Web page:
Aeneid ancient Aratus Auguftus Bacchus beafts beautiful becauſe bees beft beneath Caefar Ceres Columella Corydon DAMOETAS Daphnis defcribed defcription didactic ECLOGUE Eurydice Ev'n expreffion facred faid fame fays feed feems feveral fhade fhall fhepherd fhew fhore fhould figns fing firft firſt flocks foil folemn fome forefts fpeaks fpring ftill ftrains ftreams fubject fublime fuch fwains fweet fwelling Gallus Georgics groves hath heav'n himſelf HOLDSWORTH inftance Italy juft laft laſt Lucretius LYCIDAS Maecenas Mantua Martyn MENALCAS moft MOPSUS moſt Mufes muſt nature nymphs o'er obferves occafion Oppian paffage paffion Paftoral perfon plains pleaſure plough poem poet poetical poetry Pollio praiſe prefent rage raiſe reafon reft reprefented rife Roman Rome ſays Scorpius ſeems Servius ſhade ſhall ſkies ſpeak SPENCE ſwains Taygete thee thefe Theocritus theſe thofe thoſe thou Thrace thro Tityrus toil tranflation trees uſed verfe vines Virgil whofe whoſe wild
Стр. 78 - The wolf also shall dwell with the lamb, and the leopard shall lie down with the kid ; and the calf and the young lion and the failing together ; and a little child shall lead them.
Стр. 35 - ... the midst of the action ; disposes all about him, and conquers with tranquillity. And when we look upon their machines, Homer seems like his own Jupiter in his terrors, shaking Olympus, scattering the lightnings, and firing the heavens ; Virgil, like the same power in his benevolence, counselling with the Gods, laying plans for empires, and regularly ordering his whole creation.
Стр. 331 - The mazes of some wild and wondrous tale, From morn to eve ; unmindful of her form, Unmindful of the happy dress that stole The wishes of the youth, when every maid With envy pin'd. Hence, finally, by night...
Стр. 331 - Breaks from his weeping mother's anxious arms, In foreign climes to rove : the pensive sage, Heedless of sleep, or midnight's harmful...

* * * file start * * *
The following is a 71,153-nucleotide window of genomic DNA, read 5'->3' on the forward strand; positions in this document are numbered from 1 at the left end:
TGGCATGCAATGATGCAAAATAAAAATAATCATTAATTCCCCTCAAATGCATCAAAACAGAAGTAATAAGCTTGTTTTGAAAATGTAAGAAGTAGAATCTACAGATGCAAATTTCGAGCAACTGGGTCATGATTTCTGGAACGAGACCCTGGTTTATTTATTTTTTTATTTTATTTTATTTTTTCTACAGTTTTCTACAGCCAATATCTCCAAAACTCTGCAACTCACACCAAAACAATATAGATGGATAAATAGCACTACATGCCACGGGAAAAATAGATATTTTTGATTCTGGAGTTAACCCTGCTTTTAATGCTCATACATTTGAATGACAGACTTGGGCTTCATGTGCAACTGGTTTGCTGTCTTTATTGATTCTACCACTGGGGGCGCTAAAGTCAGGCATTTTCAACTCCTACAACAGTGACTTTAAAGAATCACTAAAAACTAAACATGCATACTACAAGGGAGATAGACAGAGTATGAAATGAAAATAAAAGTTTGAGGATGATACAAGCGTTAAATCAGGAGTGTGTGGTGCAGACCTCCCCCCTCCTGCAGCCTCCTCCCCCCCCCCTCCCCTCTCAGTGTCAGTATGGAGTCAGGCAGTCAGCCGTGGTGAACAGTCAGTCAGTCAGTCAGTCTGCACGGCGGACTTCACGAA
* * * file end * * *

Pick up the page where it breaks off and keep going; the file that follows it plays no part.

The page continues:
Стр. 328 - Po In angry waves ; Euphrates hence devolves A mighty flood to water half the east ; And there in gothic solitude reclin'd, The cheerless Tanais pours his hoary. urn.
Стр. 137 - Persians were masters of Asia, they permitted those who conveyed a spring to any place which had not been watered before to enjoy the benefit for five generations; and as a number of rivulets flowed from Mount Taurus, they spared no expense in directing the course of their streams. At this day, without knowing how they came thither, they are found in the fields and gardens.
Стр. 330 - Nor yet arrives in sight of mortal things. Ev'n on the barriers of the world untir'd She meditates th' eternal depth below; Till, half recoiling, down the headlong steep She plunges; soon o'erwhelm'd and swallow'd up 210 In that immense of being.
Стр. 20 - Roman people, as promifmg them the empire of the whole world. He weaves this in with the moft probable account of their origin ; that of their being defcended from the Trojans. To be a little more particular; Virgil in his JEne'id fhews^ that ./Eneas was called into their country by the exprefs order of the gods.